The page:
6. Both the Revenue and the assessee relied on several decisions in support of their respective contentions.
7. The Tribunal held that it was not in dispute that the amount of Rs. 35,000 was spent by the assessee for renovation of the building and replacement of sanitary fittings, etc. The Tribunal observed that it is well settled that the sum expended for renovation of building cannot be regarded as revenue expenditure. The Tribunal further observed that it is true that the expenditure on current repairs is allowable as revenue expenditure but it is necessary to understand what the expression 'current repairs' means. The Tribunal followed the decision of the Calcutta High Court in the case of Humayun Properties Ltd. : 44ITR73(Cal) , wherein it has been held that current repairs connote only such repairs which have a periodicity. The periodicity may be a month, 6 months or a still longer period of intervals. The idea of recurrency is embedded in 'current repairs'. Again, current repairs means not luxury repairs or repairs which wait upon the whims or choice of the assessee. The Tribunal held that the expenditure incurred in connection with renovation and replacement could not be said to be revenue expenditure.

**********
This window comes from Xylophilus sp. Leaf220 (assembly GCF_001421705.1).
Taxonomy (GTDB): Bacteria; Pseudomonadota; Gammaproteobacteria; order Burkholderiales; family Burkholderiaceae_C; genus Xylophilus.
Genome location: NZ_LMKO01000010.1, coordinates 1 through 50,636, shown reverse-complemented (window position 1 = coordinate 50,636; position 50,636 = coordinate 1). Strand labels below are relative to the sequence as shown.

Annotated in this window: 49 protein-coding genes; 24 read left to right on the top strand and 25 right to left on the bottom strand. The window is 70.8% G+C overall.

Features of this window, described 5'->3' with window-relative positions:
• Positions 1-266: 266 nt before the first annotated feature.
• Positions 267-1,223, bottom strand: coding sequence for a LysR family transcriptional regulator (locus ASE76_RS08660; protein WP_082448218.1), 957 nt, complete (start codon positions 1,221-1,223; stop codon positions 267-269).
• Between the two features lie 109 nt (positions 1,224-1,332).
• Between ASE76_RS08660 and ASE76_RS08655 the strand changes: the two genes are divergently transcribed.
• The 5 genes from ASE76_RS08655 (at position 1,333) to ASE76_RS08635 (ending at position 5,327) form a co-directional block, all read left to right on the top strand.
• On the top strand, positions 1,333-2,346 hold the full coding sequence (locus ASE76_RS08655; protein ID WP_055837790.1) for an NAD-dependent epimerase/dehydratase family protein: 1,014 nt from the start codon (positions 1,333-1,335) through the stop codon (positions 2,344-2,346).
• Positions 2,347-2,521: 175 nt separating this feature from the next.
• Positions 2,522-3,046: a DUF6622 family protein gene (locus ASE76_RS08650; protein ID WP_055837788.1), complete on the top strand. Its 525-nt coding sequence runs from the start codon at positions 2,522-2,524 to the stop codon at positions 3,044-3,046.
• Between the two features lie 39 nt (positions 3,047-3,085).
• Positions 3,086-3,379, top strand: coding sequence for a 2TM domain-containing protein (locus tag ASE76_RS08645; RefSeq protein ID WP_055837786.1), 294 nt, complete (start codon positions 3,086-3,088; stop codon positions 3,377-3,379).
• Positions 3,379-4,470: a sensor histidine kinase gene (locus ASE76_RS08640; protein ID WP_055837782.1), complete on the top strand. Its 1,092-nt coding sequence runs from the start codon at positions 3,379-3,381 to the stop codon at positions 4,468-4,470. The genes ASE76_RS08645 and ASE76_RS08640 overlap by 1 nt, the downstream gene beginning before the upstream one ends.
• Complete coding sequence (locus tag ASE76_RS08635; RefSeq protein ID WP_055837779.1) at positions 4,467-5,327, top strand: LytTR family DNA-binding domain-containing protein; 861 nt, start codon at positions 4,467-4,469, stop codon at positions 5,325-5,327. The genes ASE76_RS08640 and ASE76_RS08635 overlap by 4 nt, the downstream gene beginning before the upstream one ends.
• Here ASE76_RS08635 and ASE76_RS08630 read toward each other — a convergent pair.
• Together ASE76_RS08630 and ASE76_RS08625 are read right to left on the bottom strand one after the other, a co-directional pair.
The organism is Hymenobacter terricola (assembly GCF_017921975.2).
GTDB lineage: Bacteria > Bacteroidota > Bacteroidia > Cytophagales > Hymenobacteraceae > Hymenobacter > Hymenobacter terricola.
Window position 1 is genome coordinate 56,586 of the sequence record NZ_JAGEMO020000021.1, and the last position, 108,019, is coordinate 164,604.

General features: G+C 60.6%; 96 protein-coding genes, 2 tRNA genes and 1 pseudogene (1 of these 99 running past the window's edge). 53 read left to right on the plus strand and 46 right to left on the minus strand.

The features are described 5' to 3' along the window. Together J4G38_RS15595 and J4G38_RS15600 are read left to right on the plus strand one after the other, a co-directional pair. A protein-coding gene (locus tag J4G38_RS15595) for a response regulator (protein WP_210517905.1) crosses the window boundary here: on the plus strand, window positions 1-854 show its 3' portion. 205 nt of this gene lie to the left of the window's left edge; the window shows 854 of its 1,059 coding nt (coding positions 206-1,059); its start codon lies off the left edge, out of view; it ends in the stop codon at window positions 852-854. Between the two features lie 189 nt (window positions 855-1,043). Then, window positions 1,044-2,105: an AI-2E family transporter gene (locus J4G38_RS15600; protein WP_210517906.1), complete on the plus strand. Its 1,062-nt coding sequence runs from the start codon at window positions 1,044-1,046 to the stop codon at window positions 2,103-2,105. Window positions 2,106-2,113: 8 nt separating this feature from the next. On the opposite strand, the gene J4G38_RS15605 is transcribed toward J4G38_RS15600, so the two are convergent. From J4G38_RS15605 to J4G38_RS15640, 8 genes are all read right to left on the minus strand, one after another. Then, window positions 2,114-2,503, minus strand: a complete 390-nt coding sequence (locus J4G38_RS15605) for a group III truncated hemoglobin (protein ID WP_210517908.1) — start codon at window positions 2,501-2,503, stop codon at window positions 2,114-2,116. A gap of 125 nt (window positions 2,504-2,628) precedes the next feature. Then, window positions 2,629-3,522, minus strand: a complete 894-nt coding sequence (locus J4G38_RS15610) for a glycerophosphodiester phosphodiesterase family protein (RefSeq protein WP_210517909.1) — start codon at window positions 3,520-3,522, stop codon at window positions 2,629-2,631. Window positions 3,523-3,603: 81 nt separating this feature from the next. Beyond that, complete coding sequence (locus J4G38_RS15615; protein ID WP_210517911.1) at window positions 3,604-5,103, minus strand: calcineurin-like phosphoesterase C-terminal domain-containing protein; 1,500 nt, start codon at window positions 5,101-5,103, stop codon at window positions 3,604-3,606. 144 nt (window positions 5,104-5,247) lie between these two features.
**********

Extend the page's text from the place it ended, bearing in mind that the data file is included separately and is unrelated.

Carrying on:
8. The Tribunal, therefore, set aside the order of the Commissioner of Income-tax (Appeals) and restored that of the Income-tax Officer.
9. The assessee filed a miscellaneous application which was partly allowed.
10. However, the said miscellaneous petition does not bear on the issue before us ; the miscellaneous petition is on points unrelated to the question referred to us for determination.